Fosterville Church of Christ was built in 1886 and survived a pair of tornadoes in 1890 and 1923.
A rich rural church history will be on display at Fosterville Church of Christ’s fish fry and guided tours Saturday, July 20, in southern Rutherford County.
The church was built in 1886 and survived a pair of tornadoes in 1890 and 1923, which devastated the surrounding railroad community and killed one of its prominent founding elders.
Intriguing aspects of its history have been uncovered during a six-month restoration of the building by local historic preservationist Jonathon Fagan, but organizers of the event are keeping a lid on specifics until the big day.
“We found some of the most interesting artifacts and inscriptions in the building’s iconic steeple, and tracked down their source in the Fosterville Cemetery,” Fagan said. “It’s quite rare for a Church of Christ of that era to have had a wooden structure with so many unique design elements, and the congregation has done a fine job of preserving it for more than 135 years.
“All are invited to see what we found, and Bubba will feed them his famous fried fish,” he added.
The fish Fagan mentioned will be fried on site by Bubba Woodfin, the owner of Woodfin Funeral Chapel, who is a local amateur historian. The fish will be served up after visitors will enjoy tours of the building and a historic presentation that concludes at noon.
Jeff Adcock, minister of the Fosterville Church of Christ and a descendant of one of its original elders, will be on hand for guided tours.
“We look forward to sharing a portion of our history and highlights of some spiritual ancestors and forebears,” Adcock said. “The church and community have their share of triumph and tragedy including a devastating cyclone which took away the boyhood home of E. A. Elam, a leading teacher and elder among the Churches of Christ in Middle Tennessee.”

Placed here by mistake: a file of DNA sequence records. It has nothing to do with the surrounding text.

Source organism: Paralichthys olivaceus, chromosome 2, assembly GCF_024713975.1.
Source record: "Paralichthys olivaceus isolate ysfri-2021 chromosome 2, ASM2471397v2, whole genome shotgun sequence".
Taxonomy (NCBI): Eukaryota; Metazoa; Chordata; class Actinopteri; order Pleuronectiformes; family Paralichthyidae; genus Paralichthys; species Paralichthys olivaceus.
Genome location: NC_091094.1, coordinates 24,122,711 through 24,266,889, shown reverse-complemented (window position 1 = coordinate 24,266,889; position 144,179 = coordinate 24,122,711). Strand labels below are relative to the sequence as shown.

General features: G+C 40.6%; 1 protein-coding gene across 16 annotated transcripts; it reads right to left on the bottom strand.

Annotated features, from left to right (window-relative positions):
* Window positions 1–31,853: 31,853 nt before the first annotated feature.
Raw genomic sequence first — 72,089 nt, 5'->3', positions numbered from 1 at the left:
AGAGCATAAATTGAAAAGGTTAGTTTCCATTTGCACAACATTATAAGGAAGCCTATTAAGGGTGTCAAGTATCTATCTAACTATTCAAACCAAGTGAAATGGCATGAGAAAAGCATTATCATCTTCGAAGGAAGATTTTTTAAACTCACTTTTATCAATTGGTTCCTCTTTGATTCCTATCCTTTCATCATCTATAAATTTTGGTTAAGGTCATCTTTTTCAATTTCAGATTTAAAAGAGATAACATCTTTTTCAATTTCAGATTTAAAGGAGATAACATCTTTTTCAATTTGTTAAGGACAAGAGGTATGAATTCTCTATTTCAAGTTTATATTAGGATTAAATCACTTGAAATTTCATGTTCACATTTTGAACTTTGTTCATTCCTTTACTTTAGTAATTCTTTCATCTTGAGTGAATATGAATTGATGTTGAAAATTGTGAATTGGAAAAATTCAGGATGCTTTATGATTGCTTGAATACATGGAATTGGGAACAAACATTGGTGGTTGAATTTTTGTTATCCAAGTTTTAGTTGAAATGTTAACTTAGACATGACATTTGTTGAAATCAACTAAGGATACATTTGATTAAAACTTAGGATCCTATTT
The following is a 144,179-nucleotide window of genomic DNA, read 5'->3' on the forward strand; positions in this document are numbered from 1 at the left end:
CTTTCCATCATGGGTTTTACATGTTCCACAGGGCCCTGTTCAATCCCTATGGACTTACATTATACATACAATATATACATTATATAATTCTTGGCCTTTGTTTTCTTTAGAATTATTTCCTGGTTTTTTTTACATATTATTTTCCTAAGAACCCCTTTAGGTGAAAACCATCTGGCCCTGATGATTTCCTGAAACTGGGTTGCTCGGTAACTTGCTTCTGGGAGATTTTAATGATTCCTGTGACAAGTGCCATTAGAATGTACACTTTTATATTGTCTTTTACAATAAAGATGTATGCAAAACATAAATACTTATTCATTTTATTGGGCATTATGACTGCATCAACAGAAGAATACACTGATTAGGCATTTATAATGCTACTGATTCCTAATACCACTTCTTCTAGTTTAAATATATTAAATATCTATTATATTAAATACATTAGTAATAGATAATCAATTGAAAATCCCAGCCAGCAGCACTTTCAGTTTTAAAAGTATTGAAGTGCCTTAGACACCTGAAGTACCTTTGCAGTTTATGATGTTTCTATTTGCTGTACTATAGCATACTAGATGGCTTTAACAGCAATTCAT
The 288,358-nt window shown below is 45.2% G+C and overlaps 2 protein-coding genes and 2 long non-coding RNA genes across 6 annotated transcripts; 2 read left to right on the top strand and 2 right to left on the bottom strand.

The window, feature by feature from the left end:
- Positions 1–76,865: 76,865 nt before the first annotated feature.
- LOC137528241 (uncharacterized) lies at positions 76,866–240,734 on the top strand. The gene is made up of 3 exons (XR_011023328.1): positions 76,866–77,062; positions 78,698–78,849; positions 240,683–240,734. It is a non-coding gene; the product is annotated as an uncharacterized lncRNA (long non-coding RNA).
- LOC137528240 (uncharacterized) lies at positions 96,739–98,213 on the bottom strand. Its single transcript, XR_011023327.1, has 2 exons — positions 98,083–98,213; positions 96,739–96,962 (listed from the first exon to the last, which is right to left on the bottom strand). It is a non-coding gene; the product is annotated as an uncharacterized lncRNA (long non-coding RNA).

“We will also sing the a cappella songs of the era 1860-1890 to provide the authentic musical setting for visitors,” Adcock added.
The event will be hosted jointly by the Rutherford County Historical Society and the Association for the Preservation of Tennessee Antiquities.
Denise Carlton, president of the association, will preside over a final re-dedication ceremony for the structure, replacing the aging historical marker originally erected on the property in 1986.
“It will be a fitting end to a beautiful restoration of one of Rutherford County’s most historic structures,” Carlton said. “And it will provide a perfect backdrop for our annual membership drive.”
The church is located at 11649 Fosterville-Bell Buckle Road, and visitors can enjoy guided tours from 11 a.m. until noon, with lunch provided soon thereafter.
For those wishing to avoid the July heat, an air-conditioned fellowship hall will be available for dining, or visitors may choose to use the outdoor pavilion.
“The church’s construction and geographic positioning are a clue in unfolding some of the mysteries of the church’s original construction,” Fagan said. “We hope everyone will enjoy learning of its surprising history.”